A sensitization workshop to create awareness on the Cocoa and Forest Initiative (CFI) and the role of landscape level stakeholders has been held for local and district stakeholders at Nkawie, in the Atwima-Nwabiagya South Municipality.
It was organized by the Rights and Advocacy Initiatives Network (RAIN), an NGO employing rights-based innovative approaches to address challenges in the agricultural, natural resources and environmental sector in Ghana, and the IDH Sustainability Trade Initiative.
One hundred and fifty (150) participants made up of cocoa farmers, chiefs, staff of Forestry Commission, Ghana National Fire Service, COCOBOD, National Disaster Management Organization (NADMO) and License Cocoa Buying Companies from the Ahafo Ano South-West, Atwima Nwabiagya South and Atwima Mponua hotspot intervention areas, attended the workshop.
The Cocoa and Forest Initiative (CFI) is a commitment by top cocoa-producing countries (Ghana and Cote d’ Ivoire) and leading chocolate producing companies to end deforestation related cocoa production and prevent further land degradation in cocoa growing communities.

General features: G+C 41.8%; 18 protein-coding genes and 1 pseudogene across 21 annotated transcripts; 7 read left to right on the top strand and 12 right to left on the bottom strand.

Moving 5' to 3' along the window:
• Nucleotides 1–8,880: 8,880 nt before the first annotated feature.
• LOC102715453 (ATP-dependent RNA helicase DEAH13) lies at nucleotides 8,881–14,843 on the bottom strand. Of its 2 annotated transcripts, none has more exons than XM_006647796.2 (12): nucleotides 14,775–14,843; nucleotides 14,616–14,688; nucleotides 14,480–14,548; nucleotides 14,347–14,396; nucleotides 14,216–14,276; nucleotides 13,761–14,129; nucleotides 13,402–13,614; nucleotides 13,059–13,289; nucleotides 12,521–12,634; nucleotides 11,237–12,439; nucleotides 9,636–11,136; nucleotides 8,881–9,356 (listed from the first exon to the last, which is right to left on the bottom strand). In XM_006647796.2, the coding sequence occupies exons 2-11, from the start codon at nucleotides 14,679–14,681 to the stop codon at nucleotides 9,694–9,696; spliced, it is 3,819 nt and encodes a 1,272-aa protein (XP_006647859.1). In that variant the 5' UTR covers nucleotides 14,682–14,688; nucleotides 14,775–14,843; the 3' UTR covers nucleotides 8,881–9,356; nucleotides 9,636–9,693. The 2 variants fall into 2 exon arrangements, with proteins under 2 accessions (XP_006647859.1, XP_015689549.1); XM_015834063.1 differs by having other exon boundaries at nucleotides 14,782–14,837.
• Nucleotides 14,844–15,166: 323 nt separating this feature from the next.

The CFI focuses on three thematic areas – conservation of national parks and forested land as well as restoration of forests that have been degraded by human activities.
Sustainable intensification and diversification of income in order to increase farmers’ yields and livelihood, to grow “more cocoa on less land” and thereby reduce pressure on forests as well as engagement and the empowerment of cocoa-growing communities.
The landscape actors were taken through the CFI’s core commitments, plan of action, and the activities stakeholders at the landscape level could implement by themselves to end further deforestation.
Dr Lawrence Kwabena Brobbey, the Team Leader of RAIN, advised landscape actors to plant trees on their cocoa farms to provide the requisite microclimate needed by cocoa to increase crop yields.
He urged farmers to report illegal activities by some land users to the Forestry Commission for redress.
Officials of the Forest Services Division of the Forestry Commission explained to farmers the need for them to seek consent from officials before they could fell trees.